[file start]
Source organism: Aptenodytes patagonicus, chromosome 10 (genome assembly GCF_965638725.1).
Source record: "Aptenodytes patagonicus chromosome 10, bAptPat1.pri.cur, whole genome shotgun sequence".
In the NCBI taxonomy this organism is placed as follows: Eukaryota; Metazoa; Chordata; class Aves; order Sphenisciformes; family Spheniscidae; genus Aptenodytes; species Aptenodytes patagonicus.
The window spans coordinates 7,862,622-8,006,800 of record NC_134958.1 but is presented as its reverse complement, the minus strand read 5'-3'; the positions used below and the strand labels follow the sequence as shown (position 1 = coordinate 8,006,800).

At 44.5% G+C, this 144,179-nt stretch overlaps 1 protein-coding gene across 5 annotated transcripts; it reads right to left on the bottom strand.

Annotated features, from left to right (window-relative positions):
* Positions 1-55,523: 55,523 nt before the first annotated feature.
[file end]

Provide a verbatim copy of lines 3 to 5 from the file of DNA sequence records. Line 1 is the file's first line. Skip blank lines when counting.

In the NCBI taxonomy this organism is placed as follows: Eukaryota; Metazoa; Chordata; class Aves; order Sphenisciformes; family Spheniscidae; genus Aptenodytes; species Aptenodytes patagonicus.
The window spans coordinates 7,862,622-8,006,800 of record NC_134958.1 but is presented as its reverse complement, the minus strand read 5'-3'; the positions used below and the strand labels follow the sequence as shown (position 1 = coordinate 8,006,800).

At 44.5% G+C, this 144,179-nt stretch overlaps 1 protein-coding gene across 5 annotated transcripts; it reads right to left on the bottom strand.